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erantapaa/bowl.lhs

Last active Nov 8, 2015
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using parsec to score a bowling game
Using Parsec to score a bowling game.
===
In this gist we'll see how to use Parsec to solve the problem of
scoring a bowling game. This was inspired by a
Reddit Daily Programmer problem:
https://www.reddit.com/r/dailyprogrammer/comments/3ntsni/20151007_challenge_235_intermediate_scoring_a/
Here are the problems we want to solve:
1. Parse a list of pins knocked down on each roll into a list of frame results (i.e. strike, spare, open frame)
2. From a list of frame results compute the final score of a game.
3. Parse a textual representation of a game into a list of frame results.
First our imports:
> {-# LANGUAGE FlexibleContexts, NoMonomorphismRestriction #-}
>
> import Control.Monad
> import Text.Parsec
> import Text.Parsec.Char
> import Data.List
> import Data.Char
(We need these `LANGUAGE` pragmas only because I don't want to write
any type signatures. In fact, the only functions which
requires us to use these pragmas occur in the textual parsing
section.)
Here is the data type we will use to represent the result of a frame:
> data Frame = Strike | Spare Int | Open Int Int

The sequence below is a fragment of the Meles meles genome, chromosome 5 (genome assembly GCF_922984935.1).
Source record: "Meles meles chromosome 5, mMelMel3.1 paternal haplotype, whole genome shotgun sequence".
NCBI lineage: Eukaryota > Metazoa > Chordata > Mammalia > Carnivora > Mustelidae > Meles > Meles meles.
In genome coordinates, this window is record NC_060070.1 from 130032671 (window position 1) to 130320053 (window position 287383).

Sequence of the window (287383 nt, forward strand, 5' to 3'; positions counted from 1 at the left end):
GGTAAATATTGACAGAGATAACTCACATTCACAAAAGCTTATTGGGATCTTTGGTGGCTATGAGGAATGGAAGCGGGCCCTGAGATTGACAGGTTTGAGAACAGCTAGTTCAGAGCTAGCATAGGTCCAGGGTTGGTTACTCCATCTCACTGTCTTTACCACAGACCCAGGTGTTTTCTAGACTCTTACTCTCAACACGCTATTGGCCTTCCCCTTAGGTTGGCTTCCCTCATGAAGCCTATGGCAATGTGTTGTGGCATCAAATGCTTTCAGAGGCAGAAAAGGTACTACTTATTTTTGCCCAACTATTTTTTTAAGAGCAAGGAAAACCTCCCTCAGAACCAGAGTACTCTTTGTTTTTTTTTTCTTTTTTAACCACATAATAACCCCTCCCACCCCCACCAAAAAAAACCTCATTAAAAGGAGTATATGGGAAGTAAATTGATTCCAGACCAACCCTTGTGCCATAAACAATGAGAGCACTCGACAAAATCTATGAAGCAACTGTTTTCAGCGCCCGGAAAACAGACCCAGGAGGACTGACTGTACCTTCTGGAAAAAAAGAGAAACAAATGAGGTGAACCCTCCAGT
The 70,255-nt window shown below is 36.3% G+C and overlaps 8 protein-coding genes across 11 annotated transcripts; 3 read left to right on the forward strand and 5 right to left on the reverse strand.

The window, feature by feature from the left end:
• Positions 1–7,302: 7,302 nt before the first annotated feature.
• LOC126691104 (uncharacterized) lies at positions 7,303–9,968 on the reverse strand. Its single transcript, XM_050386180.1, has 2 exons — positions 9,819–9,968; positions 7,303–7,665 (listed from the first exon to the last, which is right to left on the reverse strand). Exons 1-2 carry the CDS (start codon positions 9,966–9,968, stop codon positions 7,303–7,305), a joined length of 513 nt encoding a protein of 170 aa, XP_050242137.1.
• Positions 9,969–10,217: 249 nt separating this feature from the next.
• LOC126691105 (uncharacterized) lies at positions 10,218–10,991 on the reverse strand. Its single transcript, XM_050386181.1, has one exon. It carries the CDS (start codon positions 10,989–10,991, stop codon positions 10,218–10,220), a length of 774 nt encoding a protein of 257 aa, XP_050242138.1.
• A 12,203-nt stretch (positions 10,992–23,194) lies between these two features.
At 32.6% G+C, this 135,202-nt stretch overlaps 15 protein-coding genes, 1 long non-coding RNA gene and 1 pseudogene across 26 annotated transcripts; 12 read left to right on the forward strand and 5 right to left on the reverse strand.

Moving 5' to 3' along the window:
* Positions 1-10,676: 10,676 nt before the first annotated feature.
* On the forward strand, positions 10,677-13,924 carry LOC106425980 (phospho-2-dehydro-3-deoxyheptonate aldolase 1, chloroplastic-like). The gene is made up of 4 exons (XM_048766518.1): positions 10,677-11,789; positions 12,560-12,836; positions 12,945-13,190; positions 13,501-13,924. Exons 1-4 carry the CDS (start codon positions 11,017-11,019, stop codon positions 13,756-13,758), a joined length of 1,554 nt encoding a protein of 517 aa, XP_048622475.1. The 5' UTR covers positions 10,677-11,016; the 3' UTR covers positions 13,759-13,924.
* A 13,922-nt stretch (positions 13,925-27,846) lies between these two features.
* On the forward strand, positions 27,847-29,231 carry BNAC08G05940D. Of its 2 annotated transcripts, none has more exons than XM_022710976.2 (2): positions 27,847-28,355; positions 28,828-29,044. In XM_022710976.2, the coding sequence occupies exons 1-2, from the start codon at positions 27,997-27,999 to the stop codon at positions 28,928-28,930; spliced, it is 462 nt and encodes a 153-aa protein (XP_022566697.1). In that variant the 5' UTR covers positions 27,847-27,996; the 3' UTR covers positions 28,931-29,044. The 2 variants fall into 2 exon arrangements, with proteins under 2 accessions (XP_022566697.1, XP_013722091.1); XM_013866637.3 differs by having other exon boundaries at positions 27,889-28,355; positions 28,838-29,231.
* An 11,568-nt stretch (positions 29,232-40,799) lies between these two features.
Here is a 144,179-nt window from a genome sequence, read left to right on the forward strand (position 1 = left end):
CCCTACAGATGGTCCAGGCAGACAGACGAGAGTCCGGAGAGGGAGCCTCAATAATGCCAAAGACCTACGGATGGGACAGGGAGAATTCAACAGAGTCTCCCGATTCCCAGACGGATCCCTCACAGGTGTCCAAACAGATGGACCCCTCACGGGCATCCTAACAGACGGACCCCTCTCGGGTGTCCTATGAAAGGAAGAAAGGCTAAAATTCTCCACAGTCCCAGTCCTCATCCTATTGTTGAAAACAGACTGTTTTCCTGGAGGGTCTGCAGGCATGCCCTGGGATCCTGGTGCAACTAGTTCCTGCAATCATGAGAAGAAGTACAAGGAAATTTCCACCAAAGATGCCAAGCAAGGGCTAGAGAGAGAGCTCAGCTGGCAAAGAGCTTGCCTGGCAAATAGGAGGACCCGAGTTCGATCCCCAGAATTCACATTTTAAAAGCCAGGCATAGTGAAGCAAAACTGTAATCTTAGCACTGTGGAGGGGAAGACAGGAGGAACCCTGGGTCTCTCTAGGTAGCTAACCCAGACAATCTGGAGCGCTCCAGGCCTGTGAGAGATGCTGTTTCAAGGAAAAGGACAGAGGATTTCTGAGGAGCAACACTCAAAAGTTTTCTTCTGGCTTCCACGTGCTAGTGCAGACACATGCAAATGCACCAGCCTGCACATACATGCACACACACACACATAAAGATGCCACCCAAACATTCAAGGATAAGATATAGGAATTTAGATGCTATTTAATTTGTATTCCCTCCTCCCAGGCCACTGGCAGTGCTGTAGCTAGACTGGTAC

> deriving (Show)
Parsing [Int]
===
We will first parse a list of Ints (representing the pins knocked down
on each roll) into a list of frame results. For instance, the rolls:
[10, 0, 10, 3, 5, 6, 4]
would be translated to the frame results:
[Strike, Spare 0, Open 3 5, Spare 6 ]
Here is the code to parse a regular frame:
> frame = do
> a <- anyToken
> if a == 10
> then return Strike
> else do b <- anyToken
> return $ if a + b == 10 then Spare a else Open a b
>
> test1 = parseTest (many frame) [10, 0, 10, 3, 5, 6, 4]
Special logic is needed to handle the tenth frame.
The code here is complex only because we want to
accurately desscribe the frame results in traditional
bowling terms.
> tenth = do
> f <- frame
> case f of
> Strike -> do a <- anyToken; b <- anyToken
> return $ [ f ] ++ go2 a b
> Spare _ -> do a <- anyToken; return [ f, go1 a ]
> _ -> return [ f ]
> where go1 10 = Strike
> go1 a = Open a 0
> go2 10 10 = [Strike, Strike]
> go2 10 a = [Strike, Open a 0]
> go2 a b | a + b == 10 = [ Spare a ]
> | otherwise = [ Open a b ]
Alternatively, if we only care about scoring
we can use this simpler version:
> tenth' = do
> f <- frame
> case f of
> Strike -> do a <- anyToken; b <- anyToken; return [f, Open a b]
> Spare _ -> do a <- anyToken; return [ f, Open a 0 ]
> _ -> return [f]
A complete game is nine regular frames plus a tenth frame:
> game = do f9 <- replicateM 9 frame -- first 9 frames
> f10 <- tenth -- or tenth'
> return (f9 ++ f10)
And here are some tests:
> test2a = parseTest (game <* eof) [10,9,1,5,5,7,2,10,10,10,9,0,8,2,9,1,10]
>
> -- not enough input:
> test2b = parseTest (game <* eof) [10,9,1,5,5,7,2,10,10,10,9,0,8,2,9,1]
Note how the `game` parser consumes exactly the number of rolls needed
to describe a complete game.
Scoring
===
We now address the problem of computing the score of a game
given a list of frame results.
The function `scoreGame` will even work on incomplete games.
The result will be the score of the game assuming the remaining
rolls are gutter balls.
> next1 :: [Frame] -> Int
> next1 (Strike :_) = 10
> next1 (Spare a : _) = a
> next1 (Open a _ : _) = a
> next1 _ = 0
>
> next2 :: [Frame] -> Int
> next2 (Strike : fs) = 10 + next1 fs
> next2 (Spare _ : _ ) = 10